"If you’re able to build here, this technology is universal."

Waymo Terrifying

We're willing to bet that you've never seen anything quite as anxiety-inducing as a recent video shared by Indian startup Swaayatt Robots, showing an extremely adventurous self-driving SUV navigating the hectic streets of Bhopal, India.

The nation's streets are infamously chaotic, with basic rules of the road taking a backseat. In other words, they're not exactly ideal conditions for driverless vehicles, which already struggle to account for ever-changing built environments.

As US-based robotaxi companies have already found out, it's an extremely difficult task — and that's in a far more predictable environment where cars, at least generally speaking, stop at red lights and respect lane markings.

Swaayatt, however, isn't dissuaded. A video shared by the startup last month shows its sensor-laden vehicle "driving through an absolute chaos, on suburban unstructured roads in India," as the company put it in the caption.

"This is the most complex that it can get for an autonomous vehicle," Swaayatt CEO Sanjeev Sharma told IEEE Spectrum. "If you’re able to build here, this technology is universal."

Chaos Theory

The results speak for themselves. The vehicle lurches back and forth, almost mimicking the erratic movement of the other cars around it. With its hazard lights blinking, the white SUV isn't afraid to veer into the path of oncoming traffic, forcing other drivers to swerve around it.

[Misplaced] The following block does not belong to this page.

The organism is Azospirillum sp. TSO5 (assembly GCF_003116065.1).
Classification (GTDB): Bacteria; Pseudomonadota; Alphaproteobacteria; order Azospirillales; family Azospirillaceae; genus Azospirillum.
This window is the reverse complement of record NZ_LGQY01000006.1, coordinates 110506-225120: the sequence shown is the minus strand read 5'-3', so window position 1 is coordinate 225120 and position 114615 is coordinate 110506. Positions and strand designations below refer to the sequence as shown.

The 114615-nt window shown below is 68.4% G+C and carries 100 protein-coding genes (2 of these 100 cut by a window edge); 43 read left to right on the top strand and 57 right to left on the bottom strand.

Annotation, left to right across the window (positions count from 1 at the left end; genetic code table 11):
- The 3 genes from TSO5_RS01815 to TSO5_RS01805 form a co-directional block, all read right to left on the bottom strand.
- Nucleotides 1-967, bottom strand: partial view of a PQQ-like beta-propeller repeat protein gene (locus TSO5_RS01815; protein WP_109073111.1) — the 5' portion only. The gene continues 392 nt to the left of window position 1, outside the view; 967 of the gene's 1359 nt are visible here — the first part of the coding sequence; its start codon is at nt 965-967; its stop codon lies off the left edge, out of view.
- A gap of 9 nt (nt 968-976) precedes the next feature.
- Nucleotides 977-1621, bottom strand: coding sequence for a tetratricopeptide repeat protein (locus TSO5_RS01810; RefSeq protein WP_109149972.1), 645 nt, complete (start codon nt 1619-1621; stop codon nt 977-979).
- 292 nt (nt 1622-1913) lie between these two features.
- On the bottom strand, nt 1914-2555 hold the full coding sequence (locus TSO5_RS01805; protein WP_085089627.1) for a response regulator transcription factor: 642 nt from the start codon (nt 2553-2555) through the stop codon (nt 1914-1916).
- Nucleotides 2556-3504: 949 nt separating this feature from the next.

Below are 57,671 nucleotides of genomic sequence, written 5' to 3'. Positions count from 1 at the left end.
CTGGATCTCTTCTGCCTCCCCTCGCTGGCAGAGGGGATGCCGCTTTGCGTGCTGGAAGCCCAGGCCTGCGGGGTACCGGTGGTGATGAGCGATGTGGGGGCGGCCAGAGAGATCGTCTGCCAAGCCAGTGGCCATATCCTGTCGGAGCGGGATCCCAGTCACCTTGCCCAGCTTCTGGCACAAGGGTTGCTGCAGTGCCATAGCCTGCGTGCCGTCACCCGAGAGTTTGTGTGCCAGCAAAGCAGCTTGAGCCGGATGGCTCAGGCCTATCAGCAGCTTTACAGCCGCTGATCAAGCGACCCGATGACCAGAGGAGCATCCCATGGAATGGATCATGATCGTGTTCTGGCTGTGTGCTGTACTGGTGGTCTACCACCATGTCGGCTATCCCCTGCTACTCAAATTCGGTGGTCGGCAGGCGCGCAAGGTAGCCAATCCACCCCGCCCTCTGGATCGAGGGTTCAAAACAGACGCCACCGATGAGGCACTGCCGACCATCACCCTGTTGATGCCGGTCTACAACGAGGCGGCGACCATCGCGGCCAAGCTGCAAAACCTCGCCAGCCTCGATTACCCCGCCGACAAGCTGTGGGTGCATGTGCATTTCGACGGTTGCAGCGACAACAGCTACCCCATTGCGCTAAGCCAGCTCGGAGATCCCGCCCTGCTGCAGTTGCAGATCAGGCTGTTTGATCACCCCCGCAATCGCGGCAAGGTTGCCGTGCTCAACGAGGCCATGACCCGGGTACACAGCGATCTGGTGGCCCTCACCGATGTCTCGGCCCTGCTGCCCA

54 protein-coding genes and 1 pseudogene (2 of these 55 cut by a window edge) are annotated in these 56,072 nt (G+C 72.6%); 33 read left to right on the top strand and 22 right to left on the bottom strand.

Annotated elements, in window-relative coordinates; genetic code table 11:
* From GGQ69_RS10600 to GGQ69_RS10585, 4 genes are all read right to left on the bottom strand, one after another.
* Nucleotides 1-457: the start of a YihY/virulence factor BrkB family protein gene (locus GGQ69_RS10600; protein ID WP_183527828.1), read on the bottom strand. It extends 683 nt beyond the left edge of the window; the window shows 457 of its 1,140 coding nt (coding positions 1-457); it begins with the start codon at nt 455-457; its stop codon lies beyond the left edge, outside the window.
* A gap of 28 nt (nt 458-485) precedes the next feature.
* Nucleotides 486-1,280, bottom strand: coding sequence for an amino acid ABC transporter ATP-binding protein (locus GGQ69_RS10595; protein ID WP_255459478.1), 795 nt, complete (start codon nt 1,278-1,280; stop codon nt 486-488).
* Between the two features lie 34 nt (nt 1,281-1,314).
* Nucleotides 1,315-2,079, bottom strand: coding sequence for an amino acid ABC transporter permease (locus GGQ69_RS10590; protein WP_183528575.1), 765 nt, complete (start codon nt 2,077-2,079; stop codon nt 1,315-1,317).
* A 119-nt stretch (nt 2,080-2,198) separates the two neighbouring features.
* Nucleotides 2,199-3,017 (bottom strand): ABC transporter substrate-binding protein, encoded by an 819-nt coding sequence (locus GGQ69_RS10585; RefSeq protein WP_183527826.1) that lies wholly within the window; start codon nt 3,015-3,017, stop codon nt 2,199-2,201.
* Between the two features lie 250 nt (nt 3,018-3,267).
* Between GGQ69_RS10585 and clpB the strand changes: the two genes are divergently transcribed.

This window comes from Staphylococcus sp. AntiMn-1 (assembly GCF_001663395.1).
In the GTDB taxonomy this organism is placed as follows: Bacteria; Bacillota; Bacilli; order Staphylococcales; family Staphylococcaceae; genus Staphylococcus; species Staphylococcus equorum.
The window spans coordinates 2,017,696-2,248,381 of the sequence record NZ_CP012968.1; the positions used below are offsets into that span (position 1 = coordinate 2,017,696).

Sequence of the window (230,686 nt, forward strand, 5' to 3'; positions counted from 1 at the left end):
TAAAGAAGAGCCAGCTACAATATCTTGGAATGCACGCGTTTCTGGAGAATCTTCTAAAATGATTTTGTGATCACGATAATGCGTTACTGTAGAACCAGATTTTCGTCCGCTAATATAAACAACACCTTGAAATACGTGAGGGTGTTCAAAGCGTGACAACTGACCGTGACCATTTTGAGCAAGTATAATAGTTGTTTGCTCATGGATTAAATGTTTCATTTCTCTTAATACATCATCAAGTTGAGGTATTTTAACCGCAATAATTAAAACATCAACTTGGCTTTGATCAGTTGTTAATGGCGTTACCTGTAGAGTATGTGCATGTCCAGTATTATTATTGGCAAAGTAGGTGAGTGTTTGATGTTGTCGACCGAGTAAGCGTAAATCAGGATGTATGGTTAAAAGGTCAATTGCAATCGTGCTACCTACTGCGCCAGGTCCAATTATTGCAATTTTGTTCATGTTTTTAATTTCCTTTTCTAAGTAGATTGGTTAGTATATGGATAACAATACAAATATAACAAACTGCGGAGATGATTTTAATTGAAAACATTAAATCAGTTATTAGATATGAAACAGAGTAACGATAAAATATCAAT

To the company, that terrifying behavior is entirely intentional.

"There were no traffic rules to abide by on this road, other than to perform a left-sided avoidance," the company wrote in the caption of its video. "If the other obstacles follow the same, else the vehicle will have to change its plan in a stochastic manner, in several of the adversarial multi-agent negotiation settings encountered throughout the autonomous navigation."

To Swaayatt, it's a ruthless environment where every vehicle, driverless or otherwise, has to fend for itself.

"It can be seen throughout navigation that the incoming vehicles didn't allow any gaps for our autonomous vehicles, forcing it to negotiate passively-aggressively its own path through the chaos," the company wrote.

In short, is it an impressive feat of engineering — or a disaster waiting to happen? We'll let you decide.

More on self-driving: Apple's Failed Car Was a Disaster Behind the Scenes

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